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Wolves of Black Pine

by SJ Himes

An ancient civilization long hidden from humanity is on the brink of chaos and war. Peaceful for thousands of years, the wolfkin clans are mysteriously losing packmates, kidnapped and killed by unknown foes.
The nightmare begins with an ambush by humans at a gathering of their kind, and lives are lost. Among them is Luca, youngest grandson of the two most powerful wolves in the Northern Clans. Thought long dead and gone, he is forced into a half-life, hidden in the far northern wilds of Canada and cut off from his kind. Those who raised him have no idea the creature they harbor in their midst, and name him Ghost. He begins to lose himself over the long years, and though he barely recalls his true name, the one wolf he never forgets is Kane.
Kane, Heir to the wolfkin clan Black Pine, is charged with hunting down the traitors who betrayed their kind to the humans. Years fly by, and more wolves are dying. He refuses to give up, and he vows to never again fail another of their kind, as he failed young Luca years before. His heart tells him Luca lives, but his mind tells him that it’s foolish hope, his guilt eating him alive.
Fate and magic change the course of their lives, and the two wolves long separated by the years find their paths intertwining. Though the gift of their reunion doesn’t come without price. Faced by the consequences of their growing love, and the goddess-forged bond between them, Kane and Ghost are besieged on all sides. Enemies are coming for their blood, and without the steadfast loyalty and love of family and friends, they may not be safe from the very people they fight to protect.

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When he failed to change back into a boy, Ghost’s wolf grew swiftly. He learned to run, leap, hunt, and communicate as a wolf. The memories of his grandfather faded as he grew further away from his past, the wild northern woods seducing him, comforting him. Pack life as a wolf was easy. Straightforward. His loneliness came on him at odd times, like when he snuck into the labs and snuggled with Glen as he watched football on the television, or when he went on car rides with Cat as she traveled to the nearest town. Those trips stopped, though, once he got too large, and people started to notice how different he was. Humans got nervous easily, and around here most humans had guns.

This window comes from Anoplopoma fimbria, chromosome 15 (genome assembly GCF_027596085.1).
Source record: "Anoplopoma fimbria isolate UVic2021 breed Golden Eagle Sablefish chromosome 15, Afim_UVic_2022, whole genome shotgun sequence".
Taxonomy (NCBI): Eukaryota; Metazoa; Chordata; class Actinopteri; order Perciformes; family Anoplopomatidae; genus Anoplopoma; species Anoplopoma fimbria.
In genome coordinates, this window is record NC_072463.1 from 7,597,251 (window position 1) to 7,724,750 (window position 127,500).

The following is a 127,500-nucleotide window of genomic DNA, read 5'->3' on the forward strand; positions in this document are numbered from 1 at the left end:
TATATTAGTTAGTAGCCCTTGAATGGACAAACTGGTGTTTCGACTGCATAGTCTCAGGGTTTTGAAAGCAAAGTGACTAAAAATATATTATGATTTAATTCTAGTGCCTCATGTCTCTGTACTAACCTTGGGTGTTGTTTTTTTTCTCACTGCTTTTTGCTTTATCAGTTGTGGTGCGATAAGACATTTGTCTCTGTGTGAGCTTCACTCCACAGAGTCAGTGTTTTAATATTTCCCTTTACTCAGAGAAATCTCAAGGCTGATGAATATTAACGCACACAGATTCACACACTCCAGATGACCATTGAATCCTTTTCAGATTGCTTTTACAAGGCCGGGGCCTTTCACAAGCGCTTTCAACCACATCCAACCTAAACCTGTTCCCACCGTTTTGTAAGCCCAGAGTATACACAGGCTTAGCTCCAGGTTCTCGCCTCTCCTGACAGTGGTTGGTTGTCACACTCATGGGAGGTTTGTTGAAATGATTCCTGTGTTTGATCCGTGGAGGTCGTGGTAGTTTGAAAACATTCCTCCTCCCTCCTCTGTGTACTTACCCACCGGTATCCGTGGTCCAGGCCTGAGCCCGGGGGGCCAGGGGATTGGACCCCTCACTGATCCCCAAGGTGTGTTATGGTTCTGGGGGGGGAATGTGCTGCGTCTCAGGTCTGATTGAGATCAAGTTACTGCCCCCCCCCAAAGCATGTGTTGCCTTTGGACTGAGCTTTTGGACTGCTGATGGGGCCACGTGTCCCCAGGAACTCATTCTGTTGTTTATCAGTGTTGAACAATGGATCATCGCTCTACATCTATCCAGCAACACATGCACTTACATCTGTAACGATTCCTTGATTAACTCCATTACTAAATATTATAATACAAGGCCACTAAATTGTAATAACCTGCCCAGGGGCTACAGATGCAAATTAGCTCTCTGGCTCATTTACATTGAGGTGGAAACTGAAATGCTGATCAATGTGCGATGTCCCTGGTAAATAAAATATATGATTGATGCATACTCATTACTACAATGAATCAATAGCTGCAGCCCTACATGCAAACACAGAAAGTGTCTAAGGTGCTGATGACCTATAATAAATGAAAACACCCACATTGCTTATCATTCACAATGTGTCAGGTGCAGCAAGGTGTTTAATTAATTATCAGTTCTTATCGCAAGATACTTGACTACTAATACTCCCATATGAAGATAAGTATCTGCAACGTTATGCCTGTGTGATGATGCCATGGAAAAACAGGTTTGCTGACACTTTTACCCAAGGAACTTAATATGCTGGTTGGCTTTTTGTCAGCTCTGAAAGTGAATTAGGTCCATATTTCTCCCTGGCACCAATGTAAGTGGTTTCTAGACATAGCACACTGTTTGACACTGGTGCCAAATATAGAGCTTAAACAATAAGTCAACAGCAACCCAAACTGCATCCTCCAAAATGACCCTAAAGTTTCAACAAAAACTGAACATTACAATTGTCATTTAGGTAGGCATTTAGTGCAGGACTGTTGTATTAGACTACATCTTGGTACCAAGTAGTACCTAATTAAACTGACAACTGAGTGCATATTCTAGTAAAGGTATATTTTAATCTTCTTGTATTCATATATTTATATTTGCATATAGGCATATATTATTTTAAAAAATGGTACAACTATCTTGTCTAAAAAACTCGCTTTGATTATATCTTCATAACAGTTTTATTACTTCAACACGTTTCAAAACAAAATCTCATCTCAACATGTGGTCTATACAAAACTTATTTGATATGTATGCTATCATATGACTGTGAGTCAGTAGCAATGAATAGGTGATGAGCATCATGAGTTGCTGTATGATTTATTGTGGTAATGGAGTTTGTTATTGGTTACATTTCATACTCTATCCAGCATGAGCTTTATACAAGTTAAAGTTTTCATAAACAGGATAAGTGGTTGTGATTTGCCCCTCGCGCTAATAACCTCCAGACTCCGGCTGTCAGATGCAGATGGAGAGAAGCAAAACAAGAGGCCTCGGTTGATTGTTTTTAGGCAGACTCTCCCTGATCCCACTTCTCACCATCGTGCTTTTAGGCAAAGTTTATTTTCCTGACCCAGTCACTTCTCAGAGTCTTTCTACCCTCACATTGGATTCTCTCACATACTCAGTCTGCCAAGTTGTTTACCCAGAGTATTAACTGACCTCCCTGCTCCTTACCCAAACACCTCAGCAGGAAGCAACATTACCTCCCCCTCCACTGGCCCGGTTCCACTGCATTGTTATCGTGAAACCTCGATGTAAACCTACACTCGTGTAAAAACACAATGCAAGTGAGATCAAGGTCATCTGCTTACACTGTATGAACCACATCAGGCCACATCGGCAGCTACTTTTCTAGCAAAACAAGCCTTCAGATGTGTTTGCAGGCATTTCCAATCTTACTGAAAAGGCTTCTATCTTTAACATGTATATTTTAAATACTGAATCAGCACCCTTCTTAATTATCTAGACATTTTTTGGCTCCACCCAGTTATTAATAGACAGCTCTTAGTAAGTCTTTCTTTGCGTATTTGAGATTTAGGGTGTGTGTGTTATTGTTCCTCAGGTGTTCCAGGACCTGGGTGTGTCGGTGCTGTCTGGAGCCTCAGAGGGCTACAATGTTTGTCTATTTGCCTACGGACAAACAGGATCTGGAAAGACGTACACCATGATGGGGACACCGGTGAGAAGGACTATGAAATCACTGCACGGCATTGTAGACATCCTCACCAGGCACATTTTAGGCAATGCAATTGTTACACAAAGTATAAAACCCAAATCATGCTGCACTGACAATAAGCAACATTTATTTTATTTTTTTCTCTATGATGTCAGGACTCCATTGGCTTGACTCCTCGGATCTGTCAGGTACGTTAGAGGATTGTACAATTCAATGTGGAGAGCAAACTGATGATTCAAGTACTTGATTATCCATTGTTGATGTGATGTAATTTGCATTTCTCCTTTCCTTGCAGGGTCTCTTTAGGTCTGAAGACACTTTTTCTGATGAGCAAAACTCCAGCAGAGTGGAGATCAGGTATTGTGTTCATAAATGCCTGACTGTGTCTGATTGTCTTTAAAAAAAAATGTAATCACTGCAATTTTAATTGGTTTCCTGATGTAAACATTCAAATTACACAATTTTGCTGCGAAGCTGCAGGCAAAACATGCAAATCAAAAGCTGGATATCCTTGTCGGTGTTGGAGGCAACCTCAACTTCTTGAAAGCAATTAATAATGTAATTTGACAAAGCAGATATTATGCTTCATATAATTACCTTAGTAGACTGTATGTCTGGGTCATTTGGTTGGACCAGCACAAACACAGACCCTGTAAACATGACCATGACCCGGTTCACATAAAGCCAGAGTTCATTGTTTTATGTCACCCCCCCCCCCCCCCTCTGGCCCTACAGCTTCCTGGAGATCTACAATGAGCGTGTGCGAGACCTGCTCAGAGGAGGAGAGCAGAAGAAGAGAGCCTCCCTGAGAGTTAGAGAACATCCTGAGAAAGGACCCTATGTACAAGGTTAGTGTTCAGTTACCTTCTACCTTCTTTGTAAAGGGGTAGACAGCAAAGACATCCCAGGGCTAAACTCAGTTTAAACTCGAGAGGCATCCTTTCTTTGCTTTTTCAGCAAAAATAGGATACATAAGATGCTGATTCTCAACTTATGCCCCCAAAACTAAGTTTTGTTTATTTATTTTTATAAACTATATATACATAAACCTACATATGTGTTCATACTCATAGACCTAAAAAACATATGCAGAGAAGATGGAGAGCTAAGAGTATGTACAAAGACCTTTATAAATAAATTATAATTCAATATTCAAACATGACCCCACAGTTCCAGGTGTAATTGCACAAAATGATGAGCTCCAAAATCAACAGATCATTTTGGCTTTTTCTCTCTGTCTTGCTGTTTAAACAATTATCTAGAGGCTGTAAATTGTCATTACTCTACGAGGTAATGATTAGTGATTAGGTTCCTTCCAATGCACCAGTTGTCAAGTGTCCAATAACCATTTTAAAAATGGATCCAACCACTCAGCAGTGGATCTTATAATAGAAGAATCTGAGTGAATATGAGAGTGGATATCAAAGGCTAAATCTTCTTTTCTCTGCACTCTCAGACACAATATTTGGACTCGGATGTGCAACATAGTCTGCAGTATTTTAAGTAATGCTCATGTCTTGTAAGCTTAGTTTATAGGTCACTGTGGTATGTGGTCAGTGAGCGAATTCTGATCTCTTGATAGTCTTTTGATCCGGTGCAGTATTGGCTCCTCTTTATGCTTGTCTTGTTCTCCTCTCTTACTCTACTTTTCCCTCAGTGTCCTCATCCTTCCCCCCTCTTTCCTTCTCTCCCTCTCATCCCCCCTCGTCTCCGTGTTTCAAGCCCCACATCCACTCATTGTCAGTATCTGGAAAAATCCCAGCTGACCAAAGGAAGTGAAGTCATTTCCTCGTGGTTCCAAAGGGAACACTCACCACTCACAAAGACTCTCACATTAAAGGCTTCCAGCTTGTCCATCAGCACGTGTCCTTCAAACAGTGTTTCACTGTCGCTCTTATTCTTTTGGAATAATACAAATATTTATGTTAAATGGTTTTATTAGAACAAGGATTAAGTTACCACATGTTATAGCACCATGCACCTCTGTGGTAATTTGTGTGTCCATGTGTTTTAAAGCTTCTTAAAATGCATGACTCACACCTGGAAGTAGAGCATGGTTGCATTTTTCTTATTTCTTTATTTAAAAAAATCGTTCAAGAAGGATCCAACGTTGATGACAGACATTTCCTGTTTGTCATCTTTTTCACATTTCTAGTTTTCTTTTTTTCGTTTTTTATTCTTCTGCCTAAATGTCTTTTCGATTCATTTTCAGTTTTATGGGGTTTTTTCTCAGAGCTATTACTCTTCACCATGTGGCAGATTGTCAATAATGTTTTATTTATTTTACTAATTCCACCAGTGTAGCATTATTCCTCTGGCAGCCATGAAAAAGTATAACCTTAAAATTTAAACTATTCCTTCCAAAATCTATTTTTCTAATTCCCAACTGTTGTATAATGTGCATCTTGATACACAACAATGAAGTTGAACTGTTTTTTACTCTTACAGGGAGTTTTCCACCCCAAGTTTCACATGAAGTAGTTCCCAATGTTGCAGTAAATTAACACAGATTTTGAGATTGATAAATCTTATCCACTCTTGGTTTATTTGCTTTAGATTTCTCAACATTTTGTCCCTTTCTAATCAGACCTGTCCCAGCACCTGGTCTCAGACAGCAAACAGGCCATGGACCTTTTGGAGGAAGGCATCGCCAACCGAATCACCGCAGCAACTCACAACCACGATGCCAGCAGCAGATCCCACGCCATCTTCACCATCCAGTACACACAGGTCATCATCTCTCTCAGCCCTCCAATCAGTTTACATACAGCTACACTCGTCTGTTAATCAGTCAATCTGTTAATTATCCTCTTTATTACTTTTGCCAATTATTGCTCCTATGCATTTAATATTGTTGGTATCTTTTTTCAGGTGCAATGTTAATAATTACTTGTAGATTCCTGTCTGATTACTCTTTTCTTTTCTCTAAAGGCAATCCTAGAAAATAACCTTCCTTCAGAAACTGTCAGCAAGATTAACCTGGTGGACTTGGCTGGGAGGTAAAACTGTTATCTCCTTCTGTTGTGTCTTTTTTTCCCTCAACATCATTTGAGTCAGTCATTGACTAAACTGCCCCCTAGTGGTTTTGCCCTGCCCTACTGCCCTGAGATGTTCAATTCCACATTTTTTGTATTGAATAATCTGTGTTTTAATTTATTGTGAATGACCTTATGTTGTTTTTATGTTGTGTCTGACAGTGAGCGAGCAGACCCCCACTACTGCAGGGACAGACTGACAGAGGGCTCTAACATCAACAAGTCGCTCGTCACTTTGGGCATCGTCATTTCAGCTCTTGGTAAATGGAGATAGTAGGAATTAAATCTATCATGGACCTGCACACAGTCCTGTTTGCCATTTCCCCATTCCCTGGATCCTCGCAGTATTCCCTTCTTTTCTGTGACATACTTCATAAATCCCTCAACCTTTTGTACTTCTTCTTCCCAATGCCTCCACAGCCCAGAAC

The first time the peaceful ease of his life at the sanctuary changed happened when his wolf-form grew to adulthood. It happened quickly, and he wasn’t normal, if the confused and impressed exclamations from Cat and Glen were anything to go by—he was too large. Too big, too muscular.


His body was shaped differently, nothing like the smaller gray wolves here.
Too smart.
No pen could remained locked, no door shut, no snack was safe from him. If he didn’t want to stay in the enclosure with the other wolves, then he didn’t. If he wanted to go for a run, he went. And minding the manners he learned by watching Cat tutor her summer interns, Ghost remembered every time to shut doors and latches behind him, so the real wolves never got out, too.
He knew he was worrying them when they started to install something he called ‘thumb-locks’, devices that wouldn’t open unless a hand with an opposable thumb attempted it. Combinations, buttons, and more. He remembered the first time he opened a combination lock, not with teeth and tongue, or claw and awkward digit—he used his mind.
It was so easy he startled himself. He’d run up to the gates of the wolf pen, smelling some deer a few hundred yards away, and he wanted to eat something other than butchered beef. Expecting to meet a latch that just needed a nose to open, he’d been stymied by the combination lock. There were numbers inked on it, the scent of the marker fresh, and it made his nose itch. The three digits brought to mind fuzzy recollections of lessons at a large table, a sweet smelling older woman with reddish brown hair reading to him from a book, counting. He couldn’t recall what they were exactly, but he recognized them anyway.
Sitting on his haunches, Ghost tilted his head, and glared at the offending chunk of metal. He wanted out. He wasn’t a sheltered wolf battered by tragedy, incapable of fending for himself. Not like the others there. He could take care of himself. Seconds after sitting down, the tumblers spun, untouched, the wind warm as it moved around his head and to the lock. With a satisfied snick, each one fell into place, matching the numbers inked on the lock. With a grunt, he’d nosed at the lock once it fell open, and tipped the latch. The gate swung open, and he bounced through, ecstatic to be out, eager to hunt. He turned, pushed the gate shut with his head, and nuzzled the latch until it fell into place, ensuring the wolves couldn’t follow him out.